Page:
We’re not talking about election results. We’re not talking about Obama. We’re talking about our fiendish addiction to the campaigning itself. The controversy, the sound bites, the polls, the gaffes. Someone created this unquenchable thirst in us—this perfect addiction. It started out easy, just a puff to hook us: a McCain clip on Daily Kos, a college poll predicting the primary voting patterns of cat owners, a late-night chuckle from Saturday Night Live. Then, gradually, over two years of campaigning, through primaries and debates, they upped the ante. They offered up the hard stuff. The Drudge Report, fivethirty, the Huffington Post. And in the final days, they sent us on a reckless bender. We freebased the Stewart-Colbert Indecision 2008 live election night coverage. CNN, CBS, NBC. Click to refresh your supply.

Then they cut us off.

And we were left trembling. Many a psychologist and Narconon counselor has compared the loss that comes with overcoming addiction to the grieving process for a lost loved one. In her landmark book On Death And Dying, the late Dr. Elisabeth Kübler-Ross defined the five stages of grief. “After the initial shock has worn off,” she writes, “the next stage is usually one of classic denial, where they pretend that the news has not been given. They effectively close their eyes to any evidence and pretend that nothing has happened.”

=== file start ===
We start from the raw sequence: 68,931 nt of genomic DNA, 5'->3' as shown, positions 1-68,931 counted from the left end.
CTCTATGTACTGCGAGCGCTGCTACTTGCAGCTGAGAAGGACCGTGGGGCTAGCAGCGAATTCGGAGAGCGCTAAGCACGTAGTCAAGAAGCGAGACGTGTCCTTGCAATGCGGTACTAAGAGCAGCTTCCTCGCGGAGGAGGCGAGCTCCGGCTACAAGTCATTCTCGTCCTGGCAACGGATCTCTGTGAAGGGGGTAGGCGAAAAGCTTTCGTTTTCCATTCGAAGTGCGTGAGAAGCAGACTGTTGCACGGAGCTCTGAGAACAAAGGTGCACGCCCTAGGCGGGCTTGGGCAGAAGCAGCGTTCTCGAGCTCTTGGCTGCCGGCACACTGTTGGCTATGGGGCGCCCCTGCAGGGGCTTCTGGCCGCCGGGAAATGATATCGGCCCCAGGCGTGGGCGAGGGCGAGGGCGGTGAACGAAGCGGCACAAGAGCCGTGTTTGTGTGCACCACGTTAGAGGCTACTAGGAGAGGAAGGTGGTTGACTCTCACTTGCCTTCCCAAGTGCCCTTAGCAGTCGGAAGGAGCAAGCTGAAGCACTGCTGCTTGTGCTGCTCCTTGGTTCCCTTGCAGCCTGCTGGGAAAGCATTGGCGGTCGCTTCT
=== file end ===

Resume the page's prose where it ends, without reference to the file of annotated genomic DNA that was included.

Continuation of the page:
And like shining poster children for the psychological case studies that we are, that is exactly what we did. We committed to ignoring the facts and lingering in our sweet, opiate land of perpetual elections. We dedicated ourselves to denial.

We logged in. We checked the CNN live feed. We surfed over to the Huffington Post. Click to refresh. Click to refresh. We shielded our bloodshot eyes from the bright sting of results coverage. While the nation watched, rewatched and dissected the victory and concession speeches, on Nov. 5 we curled up our couches in the dark and revisited a week’s worth of preelection Daily Show indecision satire.

We tuned in to conservative talk radio to keep the controversy vital. We clung to the angry ranting of Michael Savage and Sean Hannity. We screamed back at them. “Wait till the votes roll in. You’ll be trembling in your penny loafers . . .”

We realize we’re trembling. Our façade is cracking. We log on again, hungry for cabinet appointment predictions. Our old standards are weighing in, and the prophecies wash through us with a swell of relieving warmth. We watch the latest video cliptastrophy from the world’s favorite entertainingly ignorant, fashionista hockey mom.